space, and limiting use of the
Moon and other celestial
bodies to peaceful purposes.
1973: The Vietnam War
officially ended with the signing
of The Paris Peace Accords.
Colonel William Nolde
was killed in action to become
the last recorded
American combat casualty of
that war.
1996: Germany observed
International Holocaust Remembrance
Day for the first

2006: Western Union
discontinued its telegram
and commercial messaging
services after being in business
since 1851.
January 28
1393: King Charles VI of
France was nearly killed
when several dancers’ costumes
caught fire during a
masquerade ball. (This incident
inspired Edgar Allen
Poe (1809-1849) to write the
horror short story Hop Frog.)
1624: Sir Thomas Warner
founded the first British
colony in the Caribbean, on
the island of Saint Kitts.
1754: The word
“serendipity” (meaning
“pleasant surprise”) was
coined by Horace Walpole
(1717-1797) in a letter to a

1813: Jane Austen’s Pride
and Prejudice was first published
in the United Kingdom.
1820: The continent of
Antarctica was discovered by
a Russian expedition led by
Fabian Gottlieb von Bellingshausen
(1778-1852) and
Mikhail Petrovich Lazarev

1887: The largest reported
snowflake was discovered
by a ranch owner at Fort
Keogh, Mont.; it measured 15
inches across and 8 inches

1902: The Carnegie Institution
of Washington was
founded in Washington, D.C.
with a $10 million gift from
Andrew Carnegie.

1917: City-owned streetcars
began operating in San
Francisco, Calif.

1922: Washington D.C.’s
heaviest snowfall caused the
city’s greatest loss of life
when the roof of the Knickerbocker
Theatre collapsed,
killing 98 people and injuring

1934: The first ski tow in
the United States began operating
in Vermont.

1937: The first Rolls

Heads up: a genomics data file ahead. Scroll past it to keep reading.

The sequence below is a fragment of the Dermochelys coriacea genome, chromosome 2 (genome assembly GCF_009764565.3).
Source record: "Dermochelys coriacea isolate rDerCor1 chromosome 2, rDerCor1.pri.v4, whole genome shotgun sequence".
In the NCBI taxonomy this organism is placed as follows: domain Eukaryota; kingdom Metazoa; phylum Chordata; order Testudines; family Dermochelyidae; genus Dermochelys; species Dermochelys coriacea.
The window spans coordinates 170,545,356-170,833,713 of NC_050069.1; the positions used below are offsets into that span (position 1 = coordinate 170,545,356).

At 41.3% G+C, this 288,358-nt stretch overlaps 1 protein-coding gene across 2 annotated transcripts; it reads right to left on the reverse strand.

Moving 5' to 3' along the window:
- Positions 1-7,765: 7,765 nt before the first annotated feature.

Royce prototype, known as
the Silver Wraith, was test
driven in England.
1938: The world land
speed record on a public
road was broken by Rudolf
Caracciola in a Mercedes-
Benz W195 with a speed of
268.9 mph.

1958: The Lego company
patented the design of its
Lego bricks, still compatible
with bricks produced today.
1965: The “maple leaf”
design of the Canadian flag
was chosen by an act of Parliament.
1985: The supergroup
USA for Africa (United Support
of Artists for Africa)
recorded the hit single “We
Are the World” to help raise
funds for Ethiopian famine
January 29

1834: President Andrew
Jackson ordered the first use
of federal soldiers to suppress
a labor dispute,
1845: Edgar Allan Poe’s
poem, The Raven, was first
published in the New York
Evening Mirror.

1886: Karl Benz received
a patent for the first successful
gasoline-driven automobile.
1963: The first inductees
into the Pro Football Hall of
Fame were announced.
January 30

1649: King Charles I of
England was beheaded after
being found guilty of tyranny
by the Rump Parliament at
the behest of Oliver Cromwell
1790: The first boat specializing
as a lifeboat was
tested on the River Tyne in
northeast England.
1835: The first assassination
attempt against a president
of the United States
occurred when Richard Lawrence
tried to shoot President
Andrew Jackson outside
the U.S. Capitol; Lawrence
failed and was subdued by a
crowd, including several
congressmen, and Jackson

1847: Yerba Buena, Calif.,
was renamed San Francisco.
1862: The first American
ironclad warship, the USS
Monitor, was launched at
Hampton Roads, Va.
1900: Kentucky Gov.-
elect William Goebel was
shot in the chest by an unknown
assailant while walking
to the Old State Capitol in
Frankfort. He was sworn in
the next day and died on Feb.
3, at age 44.
1933: Adolf Hitler was
sworn in as Chancellor of

1945: During World War
II, the ocean liner Wilhelm
Gustloff, overfilled with German
refugees, sank in the
Baltic Sea after being torpedoed
by a Soviet submarine;
approximately 9,500 people
died in what remains the
deadliest maritime disaster
in history.

1956: Civil rights leader
Martin Luther King Jr.’s home
in Atlanta was bombed in
retaliation for the Montgomery
Bus Boycott.

1969: the Beatles made
their last public performance
in an impromptu concert on
the roof of their London recording
studio. (The event
was broken up by the police.)